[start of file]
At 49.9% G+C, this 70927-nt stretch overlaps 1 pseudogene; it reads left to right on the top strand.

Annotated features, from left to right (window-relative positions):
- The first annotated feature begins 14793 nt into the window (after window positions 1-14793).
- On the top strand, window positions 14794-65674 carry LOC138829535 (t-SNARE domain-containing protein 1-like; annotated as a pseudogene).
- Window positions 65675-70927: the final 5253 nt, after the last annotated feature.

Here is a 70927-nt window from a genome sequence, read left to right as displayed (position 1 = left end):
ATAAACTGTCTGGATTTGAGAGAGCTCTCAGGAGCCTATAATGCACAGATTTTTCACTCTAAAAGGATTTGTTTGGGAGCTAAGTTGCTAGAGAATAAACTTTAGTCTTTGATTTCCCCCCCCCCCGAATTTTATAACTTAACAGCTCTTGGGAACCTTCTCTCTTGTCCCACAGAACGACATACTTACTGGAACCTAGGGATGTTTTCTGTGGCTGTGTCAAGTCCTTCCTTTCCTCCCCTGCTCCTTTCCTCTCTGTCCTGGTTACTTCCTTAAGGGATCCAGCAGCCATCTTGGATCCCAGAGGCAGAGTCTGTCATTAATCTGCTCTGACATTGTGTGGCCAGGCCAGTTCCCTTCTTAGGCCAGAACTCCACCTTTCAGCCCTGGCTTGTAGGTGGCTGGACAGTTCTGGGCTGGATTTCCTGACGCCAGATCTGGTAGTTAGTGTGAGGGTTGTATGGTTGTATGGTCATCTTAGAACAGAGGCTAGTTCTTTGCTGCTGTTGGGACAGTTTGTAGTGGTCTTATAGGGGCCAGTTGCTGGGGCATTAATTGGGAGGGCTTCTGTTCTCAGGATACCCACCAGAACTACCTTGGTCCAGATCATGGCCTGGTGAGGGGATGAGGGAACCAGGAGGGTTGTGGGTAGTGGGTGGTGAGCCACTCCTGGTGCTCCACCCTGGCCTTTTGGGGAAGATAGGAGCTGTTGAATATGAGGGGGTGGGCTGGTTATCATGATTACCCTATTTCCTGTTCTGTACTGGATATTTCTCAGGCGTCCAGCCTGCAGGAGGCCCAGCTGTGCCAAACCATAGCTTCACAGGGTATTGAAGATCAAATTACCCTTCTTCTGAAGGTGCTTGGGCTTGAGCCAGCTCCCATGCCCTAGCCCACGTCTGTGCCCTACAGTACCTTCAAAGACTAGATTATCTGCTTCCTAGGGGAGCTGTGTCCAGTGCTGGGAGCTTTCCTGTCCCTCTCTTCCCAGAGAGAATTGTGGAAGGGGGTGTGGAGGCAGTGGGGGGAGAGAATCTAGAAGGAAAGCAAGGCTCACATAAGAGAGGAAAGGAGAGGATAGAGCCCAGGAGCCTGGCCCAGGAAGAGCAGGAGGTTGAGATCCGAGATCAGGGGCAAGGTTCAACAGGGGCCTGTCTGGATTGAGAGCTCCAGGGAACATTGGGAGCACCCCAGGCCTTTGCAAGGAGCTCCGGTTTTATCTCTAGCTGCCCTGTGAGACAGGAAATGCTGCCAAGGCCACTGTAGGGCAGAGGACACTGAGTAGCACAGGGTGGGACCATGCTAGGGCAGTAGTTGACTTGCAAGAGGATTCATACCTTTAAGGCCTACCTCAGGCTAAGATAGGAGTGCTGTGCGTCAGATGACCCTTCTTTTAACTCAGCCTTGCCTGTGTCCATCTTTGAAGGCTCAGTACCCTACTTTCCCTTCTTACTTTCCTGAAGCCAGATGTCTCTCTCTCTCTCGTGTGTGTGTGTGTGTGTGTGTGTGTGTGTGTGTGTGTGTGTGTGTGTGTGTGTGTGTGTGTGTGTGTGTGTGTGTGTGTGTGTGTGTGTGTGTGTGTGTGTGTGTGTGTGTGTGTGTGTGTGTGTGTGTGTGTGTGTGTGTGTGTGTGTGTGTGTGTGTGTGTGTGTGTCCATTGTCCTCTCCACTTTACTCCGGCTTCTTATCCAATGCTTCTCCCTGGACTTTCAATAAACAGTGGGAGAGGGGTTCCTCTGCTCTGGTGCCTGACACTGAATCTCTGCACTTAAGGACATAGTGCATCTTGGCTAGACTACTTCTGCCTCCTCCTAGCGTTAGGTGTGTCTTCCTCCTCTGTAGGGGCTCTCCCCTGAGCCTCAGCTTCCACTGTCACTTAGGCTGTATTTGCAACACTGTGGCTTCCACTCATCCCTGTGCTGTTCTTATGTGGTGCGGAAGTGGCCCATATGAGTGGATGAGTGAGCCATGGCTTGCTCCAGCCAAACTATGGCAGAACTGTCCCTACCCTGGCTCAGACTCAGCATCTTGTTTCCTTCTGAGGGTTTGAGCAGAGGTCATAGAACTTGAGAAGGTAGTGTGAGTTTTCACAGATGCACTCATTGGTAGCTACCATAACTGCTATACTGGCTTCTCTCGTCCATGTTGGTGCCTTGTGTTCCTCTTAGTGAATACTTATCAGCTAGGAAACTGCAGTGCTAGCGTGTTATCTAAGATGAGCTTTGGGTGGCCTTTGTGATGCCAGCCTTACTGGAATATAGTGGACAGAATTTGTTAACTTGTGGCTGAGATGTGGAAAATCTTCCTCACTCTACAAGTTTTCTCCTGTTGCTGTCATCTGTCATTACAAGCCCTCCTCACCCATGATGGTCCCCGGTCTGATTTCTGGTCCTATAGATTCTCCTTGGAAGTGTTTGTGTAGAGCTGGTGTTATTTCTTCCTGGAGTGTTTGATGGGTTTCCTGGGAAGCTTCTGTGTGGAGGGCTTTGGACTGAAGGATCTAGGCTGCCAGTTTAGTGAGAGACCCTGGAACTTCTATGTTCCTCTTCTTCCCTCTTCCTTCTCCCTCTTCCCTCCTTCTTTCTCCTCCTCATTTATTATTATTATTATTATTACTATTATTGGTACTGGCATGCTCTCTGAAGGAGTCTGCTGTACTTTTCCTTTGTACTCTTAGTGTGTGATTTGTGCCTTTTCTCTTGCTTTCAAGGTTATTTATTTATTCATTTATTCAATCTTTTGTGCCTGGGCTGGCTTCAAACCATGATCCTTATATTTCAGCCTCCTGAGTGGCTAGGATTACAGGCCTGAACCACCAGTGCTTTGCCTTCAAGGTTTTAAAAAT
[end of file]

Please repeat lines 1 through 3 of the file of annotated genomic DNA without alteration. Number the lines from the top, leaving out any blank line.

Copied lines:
At 49.9% G+C, this 70927-nt stretch overlaps 1 pseudogene; it reads left to right on the top strand.

Annotated features, from left to right (window-relative positions):
- The first annotated feature begins 14793 nt into the window (after window positions 1-14793).